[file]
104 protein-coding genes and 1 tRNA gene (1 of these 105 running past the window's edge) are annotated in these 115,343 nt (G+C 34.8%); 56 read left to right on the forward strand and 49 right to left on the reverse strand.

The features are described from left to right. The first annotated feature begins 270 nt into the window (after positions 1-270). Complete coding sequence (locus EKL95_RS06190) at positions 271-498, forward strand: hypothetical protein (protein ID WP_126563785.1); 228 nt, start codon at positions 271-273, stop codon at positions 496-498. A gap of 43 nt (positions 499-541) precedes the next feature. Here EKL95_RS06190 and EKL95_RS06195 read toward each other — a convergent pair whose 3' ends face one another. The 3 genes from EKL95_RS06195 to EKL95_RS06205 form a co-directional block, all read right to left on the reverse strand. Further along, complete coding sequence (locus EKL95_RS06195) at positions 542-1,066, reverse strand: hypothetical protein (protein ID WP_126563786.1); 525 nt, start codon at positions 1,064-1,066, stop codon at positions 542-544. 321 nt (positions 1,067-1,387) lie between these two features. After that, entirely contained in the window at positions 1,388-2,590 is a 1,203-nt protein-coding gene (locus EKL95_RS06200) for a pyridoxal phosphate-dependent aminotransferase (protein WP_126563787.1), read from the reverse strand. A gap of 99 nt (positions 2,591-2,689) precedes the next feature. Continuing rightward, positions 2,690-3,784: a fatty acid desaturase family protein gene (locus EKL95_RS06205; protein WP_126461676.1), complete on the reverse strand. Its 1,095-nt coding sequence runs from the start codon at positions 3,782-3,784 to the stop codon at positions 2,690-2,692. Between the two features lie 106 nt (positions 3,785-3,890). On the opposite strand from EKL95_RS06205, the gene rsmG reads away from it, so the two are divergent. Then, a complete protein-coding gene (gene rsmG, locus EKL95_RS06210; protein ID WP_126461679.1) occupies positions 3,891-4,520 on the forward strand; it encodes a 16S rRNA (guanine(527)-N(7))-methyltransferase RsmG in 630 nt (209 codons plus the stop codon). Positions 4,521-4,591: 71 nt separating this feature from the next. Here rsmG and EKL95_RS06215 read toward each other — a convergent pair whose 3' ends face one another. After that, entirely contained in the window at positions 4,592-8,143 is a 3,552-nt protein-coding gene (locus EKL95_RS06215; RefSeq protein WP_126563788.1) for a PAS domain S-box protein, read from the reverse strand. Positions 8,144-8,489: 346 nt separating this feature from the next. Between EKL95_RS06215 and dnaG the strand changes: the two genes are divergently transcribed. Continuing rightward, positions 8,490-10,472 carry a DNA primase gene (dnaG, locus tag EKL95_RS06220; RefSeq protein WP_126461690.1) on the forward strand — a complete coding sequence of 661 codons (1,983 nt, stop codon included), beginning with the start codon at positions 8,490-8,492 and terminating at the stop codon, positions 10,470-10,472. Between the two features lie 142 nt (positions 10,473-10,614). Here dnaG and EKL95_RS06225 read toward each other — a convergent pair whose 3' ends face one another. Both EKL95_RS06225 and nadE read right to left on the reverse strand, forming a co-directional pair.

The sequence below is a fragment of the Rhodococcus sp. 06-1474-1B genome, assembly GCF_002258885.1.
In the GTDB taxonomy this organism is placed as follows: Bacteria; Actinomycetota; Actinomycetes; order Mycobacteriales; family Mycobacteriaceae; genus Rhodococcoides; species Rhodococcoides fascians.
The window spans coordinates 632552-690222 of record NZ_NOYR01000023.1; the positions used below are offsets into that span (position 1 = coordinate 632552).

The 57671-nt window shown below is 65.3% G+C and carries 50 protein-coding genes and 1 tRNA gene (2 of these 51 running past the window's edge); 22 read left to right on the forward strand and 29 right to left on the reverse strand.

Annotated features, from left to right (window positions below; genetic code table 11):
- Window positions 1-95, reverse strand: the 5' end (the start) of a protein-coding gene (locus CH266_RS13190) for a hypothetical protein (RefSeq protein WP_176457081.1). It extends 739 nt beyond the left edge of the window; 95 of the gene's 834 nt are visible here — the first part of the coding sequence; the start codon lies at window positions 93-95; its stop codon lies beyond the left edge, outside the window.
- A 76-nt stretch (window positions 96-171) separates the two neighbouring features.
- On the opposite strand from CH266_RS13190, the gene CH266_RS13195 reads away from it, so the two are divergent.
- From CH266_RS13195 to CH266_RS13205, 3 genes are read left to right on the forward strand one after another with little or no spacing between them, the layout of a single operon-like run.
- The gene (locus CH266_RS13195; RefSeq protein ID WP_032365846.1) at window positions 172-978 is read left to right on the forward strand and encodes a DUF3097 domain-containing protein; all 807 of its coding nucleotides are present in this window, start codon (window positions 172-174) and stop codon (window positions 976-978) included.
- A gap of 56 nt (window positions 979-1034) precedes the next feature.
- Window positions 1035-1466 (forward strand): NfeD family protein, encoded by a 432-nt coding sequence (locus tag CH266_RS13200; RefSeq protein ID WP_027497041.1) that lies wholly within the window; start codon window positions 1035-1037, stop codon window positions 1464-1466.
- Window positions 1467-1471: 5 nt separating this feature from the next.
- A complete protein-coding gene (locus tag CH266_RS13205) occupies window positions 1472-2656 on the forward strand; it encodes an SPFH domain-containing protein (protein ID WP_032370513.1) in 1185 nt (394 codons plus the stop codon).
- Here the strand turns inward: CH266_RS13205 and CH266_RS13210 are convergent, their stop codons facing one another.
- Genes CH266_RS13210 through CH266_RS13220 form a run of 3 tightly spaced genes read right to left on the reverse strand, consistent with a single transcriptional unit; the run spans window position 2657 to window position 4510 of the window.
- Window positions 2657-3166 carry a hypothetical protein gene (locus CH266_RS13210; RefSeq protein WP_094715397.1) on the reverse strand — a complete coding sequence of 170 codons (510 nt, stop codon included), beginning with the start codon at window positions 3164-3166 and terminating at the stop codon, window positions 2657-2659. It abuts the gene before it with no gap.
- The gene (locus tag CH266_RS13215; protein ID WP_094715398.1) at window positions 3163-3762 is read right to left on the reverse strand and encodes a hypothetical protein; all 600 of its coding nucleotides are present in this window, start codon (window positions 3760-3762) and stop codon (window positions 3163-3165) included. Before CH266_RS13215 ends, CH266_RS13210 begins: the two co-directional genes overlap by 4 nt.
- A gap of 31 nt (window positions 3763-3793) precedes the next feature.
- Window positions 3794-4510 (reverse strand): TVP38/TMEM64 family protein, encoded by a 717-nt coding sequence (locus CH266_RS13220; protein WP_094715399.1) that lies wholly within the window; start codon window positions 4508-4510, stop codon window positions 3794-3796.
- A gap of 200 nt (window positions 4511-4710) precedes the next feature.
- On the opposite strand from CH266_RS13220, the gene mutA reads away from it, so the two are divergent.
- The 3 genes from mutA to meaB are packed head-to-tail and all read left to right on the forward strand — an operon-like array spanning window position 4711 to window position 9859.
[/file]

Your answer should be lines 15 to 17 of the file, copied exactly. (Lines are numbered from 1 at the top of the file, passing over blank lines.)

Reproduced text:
- Window positions 1467-1471: 5 nt separating this feature from the next.
- A complete protein-coding gene (locus tag CH266_RS13205) occupies window positions 1472-2656 on the forward strand; it encodes an SPFH domain-containing protein (protein ID WP_032370513.1) in 1185 nt (394 codons plus the stop codon).
- Here the strand turns inward: CH266_RS13205 and CH266_RS13210 are convergent, their stop codons facing one another.